Even more amazing — Mark Stone's 12 points earned him a spot in the top 20 in playoff scoring, despite the fact that Vegas only played one seven-game series before being eliminated.

So even though the Round of 24 is not officially a playoff round, I think the inherent inequity in the playoff structure would make me OK with the league counting those stats as part of the playoff numbers, however that might end up impacting bonuses and other trade conditions.

But maybe I'm only OK with that because I don't see a direct impact on the Canucks?

If the stats do end up being tallied in their own separate category? Well, I guess that would add fuel to the fire of the folks who have been lobbying for the league to expand the playoffs permanently, especially with Seattle still on tap to join as the 32nd team in the fall of 2021.

Also, of course, we still don't know when the 2020 draft will be held — but we do know that Judd Brackett won't be at the Canucks' table when it happens.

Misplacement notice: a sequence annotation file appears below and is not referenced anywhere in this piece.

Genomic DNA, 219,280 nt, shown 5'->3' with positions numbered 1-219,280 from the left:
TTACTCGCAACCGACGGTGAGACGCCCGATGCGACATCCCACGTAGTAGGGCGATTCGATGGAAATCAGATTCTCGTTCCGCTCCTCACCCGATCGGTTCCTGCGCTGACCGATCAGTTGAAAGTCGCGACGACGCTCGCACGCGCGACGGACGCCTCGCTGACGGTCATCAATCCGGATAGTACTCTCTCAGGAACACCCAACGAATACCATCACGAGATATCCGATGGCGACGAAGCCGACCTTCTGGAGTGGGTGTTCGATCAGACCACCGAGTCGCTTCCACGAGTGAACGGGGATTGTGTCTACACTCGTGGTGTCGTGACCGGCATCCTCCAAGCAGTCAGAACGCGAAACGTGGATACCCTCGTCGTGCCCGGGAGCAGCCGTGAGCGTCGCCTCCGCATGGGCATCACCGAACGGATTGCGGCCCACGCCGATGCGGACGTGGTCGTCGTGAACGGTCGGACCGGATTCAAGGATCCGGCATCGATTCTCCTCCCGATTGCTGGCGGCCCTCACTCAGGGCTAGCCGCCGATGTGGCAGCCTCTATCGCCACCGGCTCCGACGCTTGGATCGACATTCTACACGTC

Now that Brackett's departure from the Canucks at the end of his contract has been made official, the Twitterverse has been on fire as all the amateur sleuths try to find shreds of evidence to build their case that either Brackett is the primary reason why the Canucks are in the midst of arguably the most successful drafting stretch in franchise history — or, that Jim Benning, with his well-documented scouting background, has been the chief architect of the draft and that Brackett's demands for more autonomy were a power-grab that backfired.